<link rel="stylesheet" type="text/css" href="../css/receiver.css" />
        <div class="messages">
            <h1>Waiting for Messages...</h1>
    <script src="http://code.jquery.com/jquery-2.0.3.min.js"></script>
    <script src="https://www.gstatic.com/cast/js/receiver/1.0/cast_receiver.js"></script>
    <script src="messageTypes.js"></script>
        $(function() {
            var receiver = new cast.receiver.Receiver('*** YOUR APP ID ****', ['*** YOUR NAMESPACE ***']),
                channelHandler = new cast.receiver.ChannelHandler('*** YOUR NAMESPACE ***'),
                $messages = $('.messages');
                receiver.createChannelFactory('*** YOUR NAMESPACE ***'));
            channelHandler.addEventListener(cast.receiver.Channel.EventType.MESSAGE, onMessage.bind(this));
            function onMessage(event) {

Not so bad, right? Let’s break it down. The HTML chunk should be pretty familiar to you:

        <link rel="stylesheet" type="text/css" href="../css/receiver.css" />
        <div class="messages">
            <h1>Waiting for Messages...</h1>

This just sets up where we’re going to actually be displaying our content. I did some simple css too. You can look at the finished code on Github if you’re interested.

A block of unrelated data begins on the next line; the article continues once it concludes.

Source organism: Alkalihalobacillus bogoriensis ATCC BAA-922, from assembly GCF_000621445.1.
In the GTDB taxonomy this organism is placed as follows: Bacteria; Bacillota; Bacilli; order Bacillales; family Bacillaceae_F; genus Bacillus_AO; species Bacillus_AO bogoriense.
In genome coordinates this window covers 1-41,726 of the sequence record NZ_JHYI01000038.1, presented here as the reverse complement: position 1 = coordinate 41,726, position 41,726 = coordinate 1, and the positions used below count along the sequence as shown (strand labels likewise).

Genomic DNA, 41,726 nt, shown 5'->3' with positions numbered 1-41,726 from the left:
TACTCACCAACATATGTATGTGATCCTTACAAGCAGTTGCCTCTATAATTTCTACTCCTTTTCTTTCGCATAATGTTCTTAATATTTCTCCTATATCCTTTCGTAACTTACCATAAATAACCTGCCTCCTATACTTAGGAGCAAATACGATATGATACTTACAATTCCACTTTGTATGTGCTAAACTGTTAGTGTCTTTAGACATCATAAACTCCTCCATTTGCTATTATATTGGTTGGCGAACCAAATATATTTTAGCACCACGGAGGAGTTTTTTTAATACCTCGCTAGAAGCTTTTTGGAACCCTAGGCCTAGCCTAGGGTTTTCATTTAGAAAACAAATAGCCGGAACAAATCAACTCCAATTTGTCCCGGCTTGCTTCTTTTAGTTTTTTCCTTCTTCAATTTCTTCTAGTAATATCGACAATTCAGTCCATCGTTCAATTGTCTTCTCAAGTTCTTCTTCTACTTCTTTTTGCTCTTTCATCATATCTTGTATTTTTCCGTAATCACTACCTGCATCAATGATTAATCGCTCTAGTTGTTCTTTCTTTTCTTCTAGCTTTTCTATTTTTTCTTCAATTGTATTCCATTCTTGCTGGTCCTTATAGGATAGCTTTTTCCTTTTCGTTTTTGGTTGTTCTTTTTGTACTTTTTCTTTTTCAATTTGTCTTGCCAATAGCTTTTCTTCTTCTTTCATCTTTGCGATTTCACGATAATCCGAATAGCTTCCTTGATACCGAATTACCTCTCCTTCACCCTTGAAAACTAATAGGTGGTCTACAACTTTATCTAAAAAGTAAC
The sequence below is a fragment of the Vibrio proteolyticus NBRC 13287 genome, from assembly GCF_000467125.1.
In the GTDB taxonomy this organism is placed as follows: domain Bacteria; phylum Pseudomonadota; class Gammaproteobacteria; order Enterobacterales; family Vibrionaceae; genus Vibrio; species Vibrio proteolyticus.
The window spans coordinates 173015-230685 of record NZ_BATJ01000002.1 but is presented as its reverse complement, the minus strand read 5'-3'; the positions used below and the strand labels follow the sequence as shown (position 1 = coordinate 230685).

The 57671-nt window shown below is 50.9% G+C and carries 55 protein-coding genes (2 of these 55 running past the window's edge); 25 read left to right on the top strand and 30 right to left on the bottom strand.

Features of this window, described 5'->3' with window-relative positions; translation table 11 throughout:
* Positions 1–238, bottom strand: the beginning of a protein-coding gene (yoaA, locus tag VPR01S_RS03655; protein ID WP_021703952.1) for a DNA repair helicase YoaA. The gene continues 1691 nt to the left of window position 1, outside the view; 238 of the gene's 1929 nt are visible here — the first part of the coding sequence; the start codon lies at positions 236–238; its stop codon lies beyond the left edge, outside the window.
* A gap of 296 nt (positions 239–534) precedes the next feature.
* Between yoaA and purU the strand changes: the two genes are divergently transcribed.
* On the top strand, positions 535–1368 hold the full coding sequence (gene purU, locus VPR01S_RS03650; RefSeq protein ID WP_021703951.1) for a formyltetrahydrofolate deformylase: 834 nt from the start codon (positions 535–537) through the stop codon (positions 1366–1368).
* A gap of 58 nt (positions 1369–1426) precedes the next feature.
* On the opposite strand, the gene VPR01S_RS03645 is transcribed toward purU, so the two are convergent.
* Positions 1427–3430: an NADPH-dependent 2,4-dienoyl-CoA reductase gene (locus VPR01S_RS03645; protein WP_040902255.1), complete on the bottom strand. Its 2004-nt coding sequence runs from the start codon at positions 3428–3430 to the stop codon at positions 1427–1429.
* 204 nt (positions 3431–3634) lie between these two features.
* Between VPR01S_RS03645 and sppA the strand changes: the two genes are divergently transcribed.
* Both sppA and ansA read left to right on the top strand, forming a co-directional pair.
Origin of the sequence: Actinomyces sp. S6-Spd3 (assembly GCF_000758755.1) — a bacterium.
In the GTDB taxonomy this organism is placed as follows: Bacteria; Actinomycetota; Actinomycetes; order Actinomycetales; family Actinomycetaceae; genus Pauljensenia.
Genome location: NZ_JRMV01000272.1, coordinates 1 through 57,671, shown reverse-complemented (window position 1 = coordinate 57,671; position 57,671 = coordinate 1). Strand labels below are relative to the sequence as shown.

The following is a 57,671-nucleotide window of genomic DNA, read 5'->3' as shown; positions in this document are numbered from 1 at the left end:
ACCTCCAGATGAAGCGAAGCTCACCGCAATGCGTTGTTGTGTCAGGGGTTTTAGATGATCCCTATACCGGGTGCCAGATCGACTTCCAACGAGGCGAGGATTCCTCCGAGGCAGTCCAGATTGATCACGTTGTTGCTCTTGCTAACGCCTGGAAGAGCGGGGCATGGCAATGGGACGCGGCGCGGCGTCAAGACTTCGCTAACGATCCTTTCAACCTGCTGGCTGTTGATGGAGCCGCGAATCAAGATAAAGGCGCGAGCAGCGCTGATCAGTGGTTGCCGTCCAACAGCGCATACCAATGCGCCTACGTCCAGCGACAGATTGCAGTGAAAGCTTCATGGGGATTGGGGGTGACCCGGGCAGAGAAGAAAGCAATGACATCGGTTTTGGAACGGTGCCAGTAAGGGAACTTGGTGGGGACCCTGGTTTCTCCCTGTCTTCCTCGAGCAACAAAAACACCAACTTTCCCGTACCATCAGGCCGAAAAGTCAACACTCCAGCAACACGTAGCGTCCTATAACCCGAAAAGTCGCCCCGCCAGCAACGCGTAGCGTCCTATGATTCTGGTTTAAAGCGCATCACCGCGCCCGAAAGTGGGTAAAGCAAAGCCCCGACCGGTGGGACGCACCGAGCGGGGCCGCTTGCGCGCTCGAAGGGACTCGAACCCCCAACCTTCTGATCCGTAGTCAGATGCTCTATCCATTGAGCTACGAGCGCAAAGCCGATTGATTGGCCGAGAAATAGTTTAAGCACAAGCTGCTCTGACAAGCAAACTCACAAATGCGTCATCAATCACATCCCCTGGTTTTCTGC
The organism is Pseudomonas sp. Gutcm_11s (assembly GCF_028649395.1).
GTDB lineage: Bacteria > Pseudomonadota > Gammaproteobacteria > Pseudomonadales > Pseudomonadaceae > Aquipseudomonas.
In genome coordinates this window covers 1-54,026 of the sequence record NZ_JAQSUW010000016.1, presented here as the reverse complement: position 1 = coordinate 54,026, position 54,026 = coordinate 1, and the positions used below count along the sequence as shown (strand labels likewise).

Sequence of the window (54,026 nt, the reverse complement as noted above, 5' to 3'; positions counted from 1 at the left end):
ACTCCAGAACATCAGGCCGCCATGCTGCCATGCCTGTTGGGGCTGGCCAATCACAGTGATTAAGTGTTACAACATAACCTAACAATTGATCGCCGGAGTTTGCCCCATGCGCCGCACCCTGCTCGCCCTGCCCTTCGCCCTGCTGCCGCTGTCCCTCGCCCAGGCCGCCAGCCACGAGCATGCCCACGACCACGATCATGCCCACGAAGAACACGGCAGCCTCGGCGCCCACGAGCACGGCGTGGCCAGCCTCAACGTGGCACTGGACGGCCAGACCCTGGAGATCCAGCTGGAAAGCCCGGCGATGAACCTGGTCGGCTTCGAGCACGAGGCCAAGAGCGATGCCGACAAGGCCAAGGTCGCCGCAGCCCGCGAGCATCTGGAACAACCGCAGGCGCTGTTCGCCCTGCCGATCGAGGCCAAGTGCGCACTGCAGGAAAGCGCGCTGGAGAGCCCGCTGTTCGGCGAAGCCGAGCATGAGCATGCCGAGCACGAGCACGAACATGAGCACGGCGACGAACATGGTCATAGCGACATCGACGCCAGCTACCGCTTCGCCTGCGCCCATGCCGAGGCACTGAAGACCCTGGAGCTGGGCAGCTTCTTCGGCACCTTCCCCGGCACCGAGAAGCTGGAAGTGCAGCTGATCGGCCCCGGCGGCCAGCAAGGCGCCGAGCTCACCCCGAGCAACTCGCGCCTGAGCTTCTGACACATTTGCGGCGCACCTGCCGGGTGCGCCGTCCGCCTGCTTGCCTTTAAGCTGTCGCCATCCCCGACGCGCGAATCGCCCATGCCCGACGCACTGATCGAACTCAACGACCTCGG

Next comes the scripts. The first just gets us jQuery. The second is what actually gets us access to the Receiver API, so make sure you don’t leave it out! Otherwise, your app isn’t going to work at all.

And then we have our script. Right away you start to see some garbage that mentions cast. As you might have guessed, this is our first Receiver API call:

    var receiver = new cast.receiver.Receiver('*** YOUR APP ID ****', ['*** YOUR NAMESPACE ***']),

This creates a new Receiver object. This is what we’ll be using to facilitate ways of communicating with the client and device.

Oh, and remember when we whitelisted our device? The e-mail you got should have contained your Application ID. That needs to replace *** YOUR APP ID ***. As for your namespace, it can be anything you want, but should probably be related to the application you’re creating. For this tutorial we can use something like HelloWorld. Make sure it doesn’t clash with other namespaces, though, as this is how your Receiver will know what type of messages to listen to and how your Sender will know what type of messages to send. More on that later…or right now:

    channelHandler = new cast.receiver.ChannelHandler('*** YOUR NAMESPACE ***'),

This little guy, as you might have guessed, is what handles our Channels. A Channel in this context is used to send and receive simple JSON messages to and from the Sender application. The ChannelHandler allows us to hook into the events that occur on the various Channels that get created as the application is being used. It also delegates to a ChannelFactory (which you’ll see a little later) to create new Channels. Again, note the namespace. Make sure you use the same one that you defined earlier on in the Receiver. This tells our ChannelHandler to only worry about messages coming from that namespace.

The next line is just there to keep track of our messages div so we can swap out the text later. Following that we create our ChannelFactory: